PlayStation (Games)

Italy Invests 150 Million Euros In Surveillance, With Emphasis On PS4 Chats ( 58

An anonymous reader sends word that Italy will spend 150 million Euros on reforming information and security services. Part of this reform will be monitoring communication among users of the "chat" feature on PlayStation 4. The Stack reports: "Italian Minister of Justice Andrea Orlando has revealed that Italy is spending 150 million euros ($157mn) on new technology and staff to improve surveillance capabilities, and emphasized that the 'new instruments' (it's not clear whether this means new technology or new requisitions) will also target the Sony PlayStation network which fell under suspicion as a possible forum of organization for the Paris attacks (though no evidence was found to support this)."

Sued For Using HTTPS: Companies In Crypto Patent Fight ( 115

yoink! writes: According to an article in The Register, corporations big and small are coming under legal fire from CryptoPeak. The Company holds U.S. Patent 6,202,150, which describes "auto-escrowable and auto-certifiable cryptosystems" and has claimed that the Elliptic Curve Cryptography methods/implementations used as part of the HTTPS protocol violates their intellectual property. Naturally, reasonable people disagree.

HTTP/2.0 Opens Every New Connection It Makes With the Word 'PRISM' ( 182

An anonymous reader writes: British programmer and writer John Graham-Cumming has spotted what appears to be a 'code-protest' in the next generation of the hypertext protocol. Each new connection forged by the HTTP/2.0 protocol spells out the word 'PRISM' obliquely, though the word itself is obscured to the casual observer by coded returns and line-breaks. Work on the hidden message in HTTP/2.0 seems to date back to nine days after the Snowden revelations broke, with the final commit completed by July of 2013. In July 2013 one of the protocol's architects appealed to the development group to reconsider design principles in the light of the revelations about the NSA's worldwide surveillance program.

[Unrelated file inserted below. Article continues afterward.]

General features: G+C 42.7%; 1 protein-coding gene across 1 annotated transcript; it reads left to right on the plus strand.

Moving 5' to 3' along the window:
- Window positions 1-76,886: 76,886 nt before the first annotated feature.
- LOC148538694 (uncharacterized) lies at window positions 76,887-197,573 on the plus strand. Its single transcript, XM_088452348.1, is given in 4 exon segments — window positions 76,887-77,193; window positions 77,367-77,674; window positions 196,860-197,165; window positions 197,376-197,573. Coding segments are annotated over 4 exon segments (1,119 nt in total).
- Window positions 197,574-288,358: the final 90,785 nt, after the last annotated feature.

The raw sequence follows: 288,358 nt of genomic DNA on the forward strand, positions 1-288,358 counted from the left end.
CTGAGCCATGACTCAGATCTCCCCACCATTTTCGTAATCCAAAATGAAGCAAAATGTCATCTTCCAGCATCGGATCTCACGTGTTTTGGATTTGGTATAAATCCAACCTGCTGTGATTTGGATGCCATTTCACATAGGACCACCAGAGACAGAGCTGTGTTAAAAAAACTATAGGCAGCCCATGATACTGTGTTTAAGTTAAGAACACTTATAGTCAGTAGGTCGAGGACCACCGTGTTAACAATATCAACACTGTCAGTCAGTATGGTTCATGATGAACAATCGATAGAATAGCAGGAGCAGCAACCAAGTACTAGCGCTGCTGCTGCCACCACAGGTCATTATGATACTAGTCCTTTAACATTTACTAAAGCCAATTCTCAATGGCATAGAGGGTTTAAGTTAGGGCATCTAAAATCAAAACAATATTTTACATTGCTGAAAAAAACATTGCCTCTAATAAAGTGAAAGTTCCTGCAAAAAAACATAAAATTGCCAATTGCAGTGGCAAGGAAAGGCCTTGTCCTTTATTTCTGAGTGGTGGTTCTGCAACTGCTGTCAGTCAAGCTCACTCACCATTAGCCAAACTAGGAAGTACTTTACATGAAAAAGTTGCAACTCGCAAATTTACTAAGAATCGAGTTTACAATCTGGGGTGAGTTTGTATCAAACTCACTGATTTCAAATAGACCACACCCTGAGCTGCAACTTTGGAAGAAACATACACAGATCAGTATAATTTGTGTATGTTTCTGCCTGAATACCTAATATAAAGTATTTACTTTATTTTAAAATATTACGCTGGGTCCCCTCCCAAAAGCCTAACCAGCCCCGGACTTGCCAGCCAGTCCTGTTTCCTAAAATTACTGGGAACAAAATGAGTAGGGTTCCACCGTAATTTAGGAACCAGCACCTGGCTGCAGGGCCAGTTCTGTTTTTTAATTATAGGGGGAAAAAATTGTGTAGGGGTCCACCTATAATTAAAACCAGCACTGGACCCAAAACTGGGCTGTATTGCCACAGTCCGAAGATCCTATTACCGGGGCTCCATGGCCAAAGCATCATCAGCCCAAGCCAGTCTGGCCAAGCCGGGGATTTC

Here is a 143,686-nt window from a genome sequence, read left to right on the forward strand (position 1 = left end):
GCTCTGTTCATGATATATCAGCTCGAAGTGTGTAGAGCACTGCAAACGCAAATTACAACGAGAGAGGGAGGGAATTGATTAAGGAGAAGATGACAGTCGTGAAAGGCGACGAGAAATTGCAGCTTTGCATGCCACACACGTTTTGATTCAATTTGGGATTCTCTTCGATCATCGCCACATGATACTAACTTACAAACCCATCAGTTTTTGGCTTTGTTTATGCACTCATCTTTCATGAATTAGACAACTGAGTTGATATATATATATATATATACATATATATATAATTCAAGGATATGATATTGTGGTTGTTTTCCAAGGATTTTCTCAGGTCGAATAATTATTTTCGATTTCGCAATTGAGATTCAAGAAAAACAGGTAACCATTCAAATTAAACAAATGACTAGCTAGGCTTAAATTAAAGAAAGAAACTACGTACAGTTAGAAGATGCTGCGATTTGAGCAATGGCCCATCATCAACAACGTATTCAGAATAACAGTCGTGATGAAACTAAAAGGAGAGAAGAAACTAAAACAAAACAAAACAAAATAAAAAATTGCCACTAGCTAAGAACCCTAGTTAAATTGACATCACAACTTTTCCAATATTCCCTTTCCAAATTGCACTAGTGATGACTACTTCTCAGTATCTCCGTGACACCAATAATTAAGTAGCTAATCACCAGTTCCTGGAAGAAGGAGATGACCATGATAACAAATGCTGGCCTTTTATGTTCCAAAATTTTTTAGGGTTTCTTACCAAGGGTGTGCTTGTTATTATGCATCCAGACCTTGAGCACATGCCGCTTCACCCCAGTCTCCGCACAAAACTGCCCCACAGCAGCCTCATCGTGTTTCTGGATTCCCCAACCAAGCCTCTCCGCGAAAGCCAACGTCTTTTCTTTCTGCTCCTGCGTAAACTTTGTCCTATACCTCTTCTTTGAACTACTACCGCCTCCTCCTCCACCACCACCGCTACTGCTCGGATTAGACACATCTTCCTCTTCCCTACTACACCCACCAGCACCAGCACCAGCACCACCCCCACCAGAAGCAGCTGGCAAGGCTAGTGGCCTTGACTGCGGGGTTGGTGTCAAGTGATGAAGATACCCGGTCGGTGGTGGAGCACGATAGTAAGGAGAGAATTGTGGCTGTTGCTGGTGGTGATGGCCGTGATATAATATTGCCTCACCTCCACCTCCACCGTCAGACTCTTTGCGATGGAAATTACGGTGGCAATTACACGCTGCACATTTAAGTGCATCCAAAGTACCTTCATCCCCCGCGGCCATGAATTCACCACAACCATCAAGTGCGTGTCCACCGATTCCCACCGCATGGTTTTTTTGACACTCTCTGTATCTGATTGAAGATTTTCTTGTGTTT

US Marshals Jump Into 'Cyber Monday' Mania ( 61

coondoggie writes: "Cyber Monday is generally thought to be the start of the online holiday shopping season. We would like to encourage shoppers who are already online in search of bargains to consider stopping by our auction website to bid on forfeited assets," said Jason Wojdylo, Chief Inspector of the U.S. Marshals Service Asset Forfeiture Division in a statement. These online auctions are designed to generate proceeds from ill-gotten gains to give back to victims, he stated. One auction includes a wine collection of approximately 2,800 bottles seized from once prominent wine dealer Rudy Kurniawan, who is serving a 10-year federal prison sentence following his conviction of selling millions of dollars of counterfeit wine.

Book Review: Security Operations Center 14

benrothke writes: Large enterprises have numerous information security challenges. Aside from the external threats; there's the onslaught of security data from disparate systems, platforms and applications. Getting a handle on the security output from numerous point solutions (anti-virus, routers/switches, firewalls, IDS/IPS, ERP, access control, identity management, single sign on and others), often generating tens of millions of messages and alerts daily is not a trivial endeavor. As attacks becoming more frequent and sophisticated and with regulatory compliance issues placing an increasing burden, there needs to be a better way to manage all of this. Getting the raw hardware, software and people to create a SOC is not that difficult. The challenge, and it's a big challenge, is integrating those 3 components to ensure that a formal SOC can operate effectively. In Security Operations Center: Building, Operating, and Maintaining your SOC, authors Joseph Muniz, Gary McIntyre and Nadhem AlFardan have written an indispensable reference on the topic. The authors have significant SOC development experience, and provide the reader with a detailed plan on all the steps involved in creating a SOC. Keep reading for the rest of Ben's review.

IoT Home Alarm System Can Be Easily Hacked and Spoofed ( 118